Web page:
France should beware Atletico Madrid-lite Australia in World Cup opener
On Dec. 1 last year, when the Socceroos were drawn to play their World Cup opener against France, a slight sense of fear filled the hearts and minds of football fans across Australia.
At the time, the national side were without a head coach following the resignation of Ange Postecoglou only a week earlier, and the team had only scraped through qualification via the fourth round playoff in Asia followed by an inter-confederation playoff tie over two legs against Honduras. Australian football was in a place of uncertainty.
In fact, as Diego Forlan unfurled the piece of paper that confirmed Australia had drawn Les Bleus in their opening World Cup clash, scenes of the Socceroos' 4-0 drubbing at the hands of Germany in 2010 sprang to mind.
That opening defeat wounded the team's confidence -- not to mention their for-and-against record -- effectively ending the campaign just as it had begun. Ultimately, the Socceroos finished level with second-placed Ghana on four points in Group D but, having conceded four goals more, a place in the round of 16 never seemed likely.
It was a similar type of uneasy feeling that prevailed after the first game under new boss Bert van Marwijk this March. A 4-1 defeat against Norway in Oslo did little to lift expectations, particularly when the Dutchman's remit was to help fix a fragile defence.
A better performance against Colombia just four days later in a scoreless draw in London settled some nerves, but it has been the Socceroos' progress over the past month that has offered new hope.
Successive wins over the Czech Republic and Hungary -- 4-0 and 2-1 respectively -- have given many critics pause for consideration.
On top of the positive results, the Socceroos have played a more balanced brand of football, far removed from the swashbuckling, attack-at-all-costs style seen in the Postecoglou era. The influence of Van Marwijk is starting to take effect.
Not that this should be a surprise. After all, Van Marwijk did take Netherlands to the 2010 World Cup final, where they were defeated by all-conquering Spain.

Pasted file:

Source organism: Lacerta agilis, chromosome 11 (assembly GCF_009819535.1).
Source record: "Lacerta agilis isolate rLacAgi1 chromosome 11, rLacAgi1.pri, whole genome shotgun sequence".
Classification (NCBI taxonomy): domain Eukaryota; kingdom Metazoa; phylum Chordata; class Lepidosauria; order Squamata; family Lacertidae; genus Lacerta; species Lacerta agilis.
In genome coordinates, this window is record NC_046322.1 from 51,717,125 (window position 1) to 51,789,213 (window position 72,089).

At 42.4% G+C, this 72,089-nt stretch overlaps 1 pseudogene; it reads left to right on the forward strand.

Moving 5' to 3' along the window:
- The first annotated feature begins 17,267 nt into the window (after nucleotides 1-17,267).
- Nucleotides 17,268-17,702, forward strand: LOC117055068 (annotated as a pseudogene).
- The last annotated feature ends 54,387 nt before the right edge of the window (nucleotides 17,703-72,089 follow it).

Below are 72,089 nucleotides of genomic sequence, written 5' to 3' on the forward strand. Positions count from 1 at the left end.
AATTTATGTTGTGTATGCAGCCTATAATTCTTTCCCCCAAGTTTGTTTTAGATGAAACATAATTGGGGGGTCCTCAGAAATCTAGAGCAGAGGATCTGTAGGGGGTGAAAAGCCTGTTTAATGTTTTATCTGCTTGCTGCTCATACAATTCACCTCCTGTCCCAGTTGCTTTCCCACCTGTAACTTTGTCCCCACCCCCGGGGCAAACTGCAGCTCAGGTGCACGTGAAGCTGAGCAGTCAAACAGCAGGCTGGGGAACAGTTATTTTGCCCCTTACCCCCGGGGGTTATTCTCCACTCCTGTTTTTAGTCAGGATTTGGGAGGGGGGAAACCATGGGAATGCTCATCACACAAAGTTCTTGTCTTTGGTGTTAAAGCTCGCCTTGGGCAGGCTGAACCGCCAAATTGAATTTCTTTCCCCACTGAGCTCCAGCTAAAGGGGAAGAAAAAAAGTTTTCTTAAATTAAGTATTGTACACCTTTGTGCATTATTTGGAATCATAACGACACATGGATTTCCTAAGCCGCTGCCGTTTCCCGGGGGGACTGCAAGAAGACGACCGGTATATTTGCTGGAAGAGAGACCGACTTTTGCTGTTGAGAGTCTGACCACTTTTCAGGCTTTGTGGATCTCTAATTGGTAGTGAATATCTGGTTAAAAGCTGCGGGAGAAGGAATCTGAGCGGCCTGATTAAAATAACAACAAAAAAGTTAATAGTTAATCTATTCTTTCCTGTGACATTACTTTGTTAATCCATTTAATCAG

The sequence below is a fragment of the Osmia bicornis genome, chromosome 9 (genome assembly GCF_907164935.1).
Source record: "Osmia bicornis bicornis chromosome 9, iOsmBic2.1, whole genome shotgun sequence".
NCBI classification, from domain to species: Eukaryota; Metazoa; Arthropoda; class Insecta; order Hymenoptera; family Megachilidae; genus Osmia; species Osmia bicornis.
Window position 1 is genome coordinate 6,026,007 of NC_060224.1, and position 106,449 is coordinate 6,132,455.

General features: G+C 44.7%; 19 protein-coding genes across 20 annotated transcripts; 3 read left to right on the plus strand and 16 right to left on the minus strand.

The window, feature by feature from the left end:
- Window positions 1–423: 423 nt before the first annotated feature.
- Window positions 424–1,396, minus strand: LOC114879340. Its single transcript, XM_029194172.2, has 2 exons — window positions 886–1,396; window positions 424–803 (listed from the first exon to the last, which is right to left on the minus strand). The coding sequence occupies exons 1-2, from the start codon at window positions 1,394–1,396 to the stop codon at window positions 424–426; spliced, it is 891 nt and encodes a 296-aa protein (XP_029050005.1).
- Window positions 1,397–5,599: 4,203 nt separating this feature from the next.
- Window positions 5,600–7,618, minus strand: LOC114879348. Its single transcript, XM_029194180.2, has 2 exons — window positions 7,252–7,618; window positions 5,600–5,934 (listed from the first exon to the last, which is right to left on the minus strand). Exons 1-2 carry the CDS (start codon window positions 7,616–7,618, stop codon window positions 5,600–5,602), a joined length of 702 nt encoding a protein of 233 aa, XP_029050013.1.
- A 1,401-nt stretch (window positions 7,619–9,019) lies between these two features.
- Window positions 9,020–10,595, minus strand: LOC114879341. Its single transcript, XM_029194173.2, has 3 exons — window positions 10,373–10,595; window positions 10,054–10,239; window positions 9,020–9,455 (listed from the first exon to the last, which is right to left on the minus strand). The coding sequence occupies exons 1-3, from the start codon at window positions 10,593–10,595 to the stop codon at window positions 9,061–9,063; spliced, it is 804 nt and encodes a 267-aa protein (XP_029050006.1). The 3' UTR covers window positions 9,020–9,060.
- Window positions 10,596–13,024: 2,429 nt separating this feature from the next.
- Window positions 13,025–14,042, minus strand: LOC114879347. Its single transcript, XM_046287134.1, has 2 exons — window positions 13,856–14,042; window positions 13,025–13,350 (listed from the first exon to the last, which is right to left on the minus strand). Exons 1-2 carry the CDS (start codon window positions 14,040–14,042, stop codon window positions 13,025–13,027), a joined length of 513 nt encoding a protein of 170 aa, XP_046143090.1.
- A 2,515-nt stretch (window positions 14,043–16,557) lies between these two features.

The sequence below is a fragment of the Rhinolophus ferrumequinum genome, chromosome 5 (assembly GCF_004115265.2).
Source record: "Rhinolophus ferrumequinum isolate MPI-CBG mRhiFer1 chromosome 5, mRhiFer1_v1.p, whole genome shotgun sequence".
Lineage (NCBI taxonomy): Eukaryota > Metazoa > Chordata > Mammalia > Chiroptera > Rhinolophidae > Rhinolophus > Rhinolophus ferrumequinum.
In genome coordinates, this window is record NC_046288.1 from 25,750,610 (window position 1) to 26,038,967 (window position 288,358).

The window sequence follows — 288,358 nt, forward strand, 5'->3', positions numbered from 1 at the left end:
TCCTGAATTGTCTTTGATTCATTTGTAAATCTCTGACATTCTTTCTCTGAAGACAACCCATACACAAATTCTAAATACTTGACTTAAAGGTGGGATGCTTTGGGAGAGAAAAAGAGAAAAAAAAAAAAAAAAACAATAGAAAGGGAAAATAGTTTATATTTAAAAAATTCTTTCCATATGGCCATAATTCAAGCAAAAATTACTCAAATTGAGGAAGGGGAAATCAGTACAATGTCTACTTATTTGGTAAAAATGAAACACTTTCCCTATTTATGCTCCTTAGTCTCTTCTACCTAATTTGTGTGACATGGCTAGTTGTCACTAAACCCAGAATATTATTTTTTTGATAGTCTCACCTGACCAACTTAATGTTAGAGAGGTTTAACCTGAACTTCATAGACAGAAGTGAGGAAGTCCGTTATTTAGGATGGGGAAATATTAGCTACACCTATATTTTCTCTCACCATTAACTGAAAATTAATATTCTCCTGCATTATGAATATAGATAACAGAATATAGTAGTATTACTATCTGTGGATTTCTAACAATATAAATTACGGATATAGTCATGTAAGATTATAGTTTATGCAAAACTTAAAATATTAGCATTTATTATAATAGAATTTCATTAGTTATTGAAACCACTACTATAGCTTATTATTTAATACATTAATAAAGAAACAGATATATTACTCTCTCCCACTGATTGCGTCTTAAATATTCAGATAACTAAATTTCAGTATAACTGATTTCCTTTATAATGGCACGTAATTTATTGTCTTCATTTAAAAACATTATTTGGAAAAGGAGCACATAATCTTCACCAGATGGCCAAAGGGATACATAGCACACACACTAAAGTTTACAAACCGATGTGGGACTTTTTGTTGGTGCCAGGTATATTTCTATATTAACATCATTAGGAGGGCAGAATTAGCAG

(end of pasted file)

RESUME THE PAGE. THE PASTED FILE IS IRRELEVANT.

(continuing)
His no-nonsense style came under immense scrutiny at that time, particularly as it contrasted so clearly the free-flowing, short-passing game of the Spanish. But it seems that a healthy dose of pragmatism is exactly what the Socceroos needed heading into this World Cup.
Interestingly, Van Marwijk is modelling the team on La Liga outfit Atletico Madrid who, of course, have taken on much bigger clubs with great success in recent years. And the Socceroos will need this same fearless attitude when they take on France this Saturday.
Led by Atletico's Antoine Griezmann and Manchester United's Paul Pogba, Didier Deschamps' men are obviously deserved favourites. But you get the feeling that having an underdog tag could be a good thing for the Socceroos under a wily manager like Van Marwijk.
With captain Mile Jedinak likely to return in midfield alongside Aaron Mooy and Tom Rogic, the core of the side is looking strong. Having returned to a back four under their new coach -- Postecoglou preferred a three-man defence toward the end of his tenure -- there is, at last, a more solid foundation from which to build.
Of course, to suggest that Australia is now confident of taking points from the contest this weekend would be an exaggeration. However, there is an air of cautious optimism that a top-two finish in Group C is not out of the question, and that all starts with showing some resilience when faced with the might of France.
Rob Brooks writes about Australian football and the A-League for ESPN FC. Follow him on Twitter: @RobNJBrooks